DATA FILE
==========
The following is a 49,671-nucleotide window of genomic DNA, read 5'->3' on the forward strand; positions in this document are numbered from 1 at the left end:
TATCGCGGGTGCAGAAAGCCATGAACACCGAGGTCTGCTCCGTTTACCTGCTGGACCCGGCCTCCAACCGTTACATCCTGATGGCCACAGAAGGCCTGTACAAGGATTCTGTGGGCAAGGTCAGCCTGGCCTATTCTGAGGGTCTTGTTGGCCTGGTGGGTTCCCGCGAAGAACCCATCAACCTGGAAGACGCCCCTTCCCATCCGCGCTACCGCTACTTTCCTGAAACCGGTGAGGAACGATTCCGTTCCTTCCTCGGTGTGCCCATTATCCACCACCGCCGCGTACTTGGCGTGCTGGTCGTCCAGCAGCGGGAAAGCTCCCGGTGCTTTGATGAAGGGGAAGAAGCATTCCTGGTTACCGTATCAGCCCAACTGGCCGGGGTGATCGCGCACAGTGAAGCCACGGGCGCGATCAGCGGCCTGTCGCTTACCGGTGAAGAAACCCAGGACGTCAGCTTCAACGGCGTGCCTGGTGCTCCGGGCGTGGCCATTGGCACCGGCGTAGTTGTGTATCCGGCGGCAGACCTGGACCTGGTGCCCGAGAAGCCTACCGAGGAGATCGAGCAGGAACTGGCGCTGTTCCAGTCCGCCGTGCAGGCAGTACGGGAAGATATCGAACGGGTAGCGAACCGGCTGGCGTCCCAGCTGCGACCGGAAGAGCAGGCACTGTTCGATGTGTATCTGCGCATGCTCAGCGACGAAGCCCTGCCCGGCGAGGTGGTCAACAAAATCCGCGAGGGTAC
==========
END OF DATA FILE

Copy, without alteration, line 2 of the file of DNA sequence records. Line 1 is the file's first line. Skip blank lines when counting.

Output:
TATCGCGGGTGCAGAAAGCCATGAACACCGAGGTCTGCTCCGTTTACCTGCTGGACCCGGCCTCCAACCGTTACATCCTGATGGCCACAGAAGGCCTGTACAAGGATTCTGTGGGCAAGGTCAGCCTGGCCTATTCTGAGGGTCTTGTTGGCCTGGTGGGTTCCCGCGAAGAACCCATCAACCTGGAAGACGCCCCTTCCCATCCGCGCTACCGCTACTTTCCTGAAACCGGTGAGGAACGATTCCGTTCCTTCCTCGGTGTGCCCATTATCCACCACCGCCGCGTACTTGGCGTGCTGGTCGTCCAGCAGCGGGAAAGCTCCCGGTGCTTTGATGAAGGGGAAGAAGCATTCCTGGTTACCGTATCAGCCCAACTGGCCGGGGTGATCGCGCACAGTGAAGCCACGGGCGCGATCAGCGGCCTGTCGCTTACCGGTGAAGAAACCCAGGACGTCAGCTTCAACGGCGTGCCTGGTGCTCCGGGCGTGGCCATTGGCACCGGCGTAGTTGTGTATCCGGCGGCAGACCTGGACCTGGTGCCCGAGAAGCCTACCGAGGAGATCGAGCAGGAACTGGCGCTGTTCCAGTCCGCCGTGCAGGCAGTACGGGAAGATATCGAACGGGTAGCGAACCGGCTGGCGTCCCAGCTGCGACCGGAAGAGCAGGCACTGTTCGATGTGTATCTGCGCATGCTCAGCGACGAAGCCCTGCCCGGCGAGGTGGTCAACAAAATCCGCGAGGGTAC